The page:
CBS2-Header-Logo WFAN 1010WINS WCBS tiny WLNYLogo

News

Vets Battle Frustration, Inconvenience With Manhattan VA Hospital Still Closed

Officials Hope To Begin Outpatient Treatment Next Month, Inpatient By Summer
Manhattan VA Hospital (credit: CBS 2)

Manhattan VA Hospital (credit: CBS 2)

TRI-STATE NEWS HEADLINES

From our newsroom to your inbox weekday mornings at 9AM.
Sign Up

NEW YORK (CBSNewYork) -- It’s been three-and-a-half months since Hurricane Sandy ravaged the area and there is still a city hospital that remains closed.

Veterans who use a Manhattan medical center are wondering why the long delay?

He’s a 90-year-old World War II vet with a chest full of medals, including five Bronze Stars for bravery and a Purple Heart after being wounded while on Omaha Beach for D-Day.

But these days, Walter Morton is battling frustration and inconvenience.

“For me, it’s a hassle,” Morton told CBS 2’s Sean Hennessey on Friday.

A hassle because the Manhattan VA Hospital is still closed from Superstorm Sandy damage.

Instead of going to one facility for his needs, the lower Manhattan vet is going to four facilities, including a VA hospital in Brooklyn.

“Brooklyn takes me about an hour-and-a-half because I have to take the subway and then a bus,” Morton said.

Some veterans have started a petition to speed up the process.

“When I was going to the Manhattan VA, everything was in one facility,” said Vietnam veteran Walter Baldaccini.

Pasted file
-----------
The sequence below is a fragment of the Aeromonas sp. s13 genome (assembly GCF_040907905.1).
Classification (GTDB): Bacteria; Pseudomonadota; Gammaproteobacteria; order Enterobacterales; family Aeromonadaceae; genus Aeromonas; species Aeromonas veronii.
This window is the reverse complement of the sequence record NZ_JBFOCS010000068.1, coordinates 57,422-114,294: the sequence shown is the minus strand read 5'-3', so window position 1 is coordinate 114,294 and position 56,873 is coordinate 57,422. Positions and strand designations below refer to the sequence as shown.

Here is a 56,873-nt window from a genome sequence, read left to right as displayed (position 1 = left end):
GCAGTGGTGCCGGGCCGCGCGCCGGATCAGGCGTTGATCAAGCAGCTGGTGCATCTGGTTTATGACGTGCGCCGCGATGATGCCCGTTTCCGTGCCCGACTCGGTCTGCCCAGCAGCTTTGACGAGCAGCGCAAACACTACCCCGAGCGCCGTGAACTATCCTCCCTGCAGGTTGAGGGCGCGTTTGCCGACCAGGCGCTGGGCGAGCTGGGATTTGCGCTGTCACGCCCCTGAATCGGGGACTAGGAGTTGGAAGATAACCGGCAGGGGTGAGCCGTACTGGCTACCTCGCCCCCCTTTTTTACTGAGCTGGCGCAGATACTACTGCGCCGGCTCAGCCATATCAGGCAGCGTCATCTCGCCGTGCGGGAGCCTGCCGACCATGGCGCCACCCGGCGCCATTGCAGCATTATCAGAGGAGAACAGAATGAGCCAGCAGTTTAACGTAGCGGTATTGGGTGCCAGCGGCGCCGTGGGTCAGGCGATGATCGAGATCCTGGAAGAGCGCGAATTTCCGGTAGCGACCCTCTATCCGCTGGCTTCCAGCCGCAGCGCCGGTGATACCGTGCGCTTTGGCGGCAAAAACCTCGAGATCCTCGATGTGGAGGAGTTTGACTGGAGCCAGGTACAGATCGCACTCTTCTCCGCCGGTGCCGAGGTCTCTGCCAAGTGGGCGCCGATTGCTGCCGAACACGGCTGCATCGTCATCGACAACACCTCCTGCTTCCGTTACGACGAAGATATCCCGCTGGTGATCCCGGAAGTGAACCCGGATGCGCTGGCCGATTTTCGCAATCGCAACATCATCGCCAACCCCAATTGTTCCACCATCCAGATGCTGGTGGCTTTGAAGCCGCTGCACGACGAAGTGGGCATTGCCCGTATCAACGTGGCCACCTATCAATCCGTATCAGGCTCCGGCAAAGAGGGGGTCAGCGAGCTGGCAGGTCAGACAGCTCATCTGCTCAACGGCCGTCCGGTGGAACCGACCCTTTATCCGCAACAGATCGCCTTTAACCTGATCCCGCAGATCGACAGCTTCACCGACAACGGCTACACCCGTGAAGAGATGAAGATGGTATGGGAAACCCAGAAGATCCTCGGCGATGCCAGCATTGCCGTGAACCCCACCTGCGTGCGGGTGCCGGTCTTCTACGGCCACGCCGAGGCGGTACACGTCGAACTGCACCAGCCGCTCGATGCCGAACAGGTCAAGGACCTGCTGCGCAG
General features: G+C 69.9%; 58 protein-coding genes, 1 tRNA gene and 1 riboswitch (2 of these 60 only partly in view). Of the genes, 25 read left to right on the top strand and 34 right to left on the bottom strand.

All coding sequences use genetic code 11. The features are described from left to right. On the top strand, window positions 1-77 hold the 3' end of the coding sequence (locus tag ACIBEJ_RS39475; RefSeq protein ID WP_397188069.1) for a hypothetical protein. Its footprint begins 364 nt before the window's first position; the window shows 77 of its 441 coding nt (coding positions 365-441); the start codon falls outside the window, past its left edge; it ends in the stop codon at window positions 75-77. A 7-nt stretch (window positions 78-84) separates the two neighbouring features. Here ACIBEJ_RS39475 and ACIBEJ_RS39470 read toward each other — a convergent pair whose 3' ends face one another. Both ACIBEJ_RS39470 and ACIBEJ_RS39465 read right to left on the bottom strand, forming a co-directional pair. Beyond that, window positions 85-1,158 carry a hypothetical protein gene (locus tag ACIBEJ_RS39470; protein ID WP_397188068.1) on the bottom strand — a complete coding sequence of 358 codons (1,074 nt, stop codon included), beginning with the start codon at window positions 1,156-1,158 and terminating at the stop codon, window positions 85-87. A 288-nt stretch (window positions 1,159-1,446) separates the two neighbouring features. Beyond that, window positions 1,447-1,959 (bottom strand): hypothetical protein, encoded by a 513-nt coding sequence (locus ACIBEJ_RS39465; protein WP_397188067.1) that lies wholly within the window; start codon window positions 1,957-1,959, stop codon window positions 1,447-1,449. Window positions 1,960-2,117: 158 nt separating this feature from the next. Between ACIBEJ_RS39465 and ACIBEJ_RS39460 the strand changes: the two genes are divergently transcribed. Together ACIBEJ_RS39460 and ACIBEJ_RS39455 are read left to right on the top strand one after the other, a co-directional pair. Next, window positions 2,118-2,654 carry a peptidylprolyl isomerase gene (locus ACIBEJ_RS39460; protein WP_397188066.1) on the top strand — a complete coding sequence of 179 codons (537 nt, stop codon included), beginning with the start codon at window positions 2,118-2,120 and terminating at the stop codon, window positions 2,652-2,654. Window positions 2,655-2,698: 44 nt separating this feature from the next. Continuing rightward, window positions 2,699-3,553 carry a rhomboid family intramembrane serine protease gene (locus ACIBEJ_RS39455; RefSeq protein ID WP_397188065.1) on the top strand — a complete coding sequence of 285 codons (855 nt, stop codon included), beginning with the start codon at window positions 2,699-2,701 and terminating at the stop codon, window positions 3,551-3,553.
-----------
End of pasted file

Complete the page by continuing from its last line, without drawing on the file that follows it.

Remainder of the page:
But on Friday, Baldaccini did a two-hour trek to the Brooklyn VA.

“It’s a much longer trip. It takes three trains and a bus,” he said.

The VA said its Manhattan facility suffered catastrophic damage after five feet of water destroyed it’s elevators, fire suppression system and medical equipment.

“So everything was under water and completely unsalvageable,” said medical center director Martina Parauda.

Parauda said contractors were inside working non-stop, but bristled at the question of why NYU Langone and Bellevue hospitals have re-opened after suffering Sandy damage, while the VA is still shut down.

“Until it is completely safe and we can insure the safety of all veterans and employees, we will not go back in there,” said Parauda.

Morton, meanwhile, said he is still grateful for the care he’s receiving. His prescriptions come by mail and he speaks to his doctor by phone.

In the meantime, Baldaccini is packing his patience and perspective.

“Hurricane Sandy devastated a lot of people in the area and their needs are greater than mine right now,” he said.

The VA said it hopes to begin outpatient treatment by next month. As for inpatient treatment, it is hoping that resumes by summertime.

While the Manhattan facility is closed, the VA said it is still providing bus service to the other VA hospitals in the Bronx and Brooklyn.

Share your thoughts in the comments section below…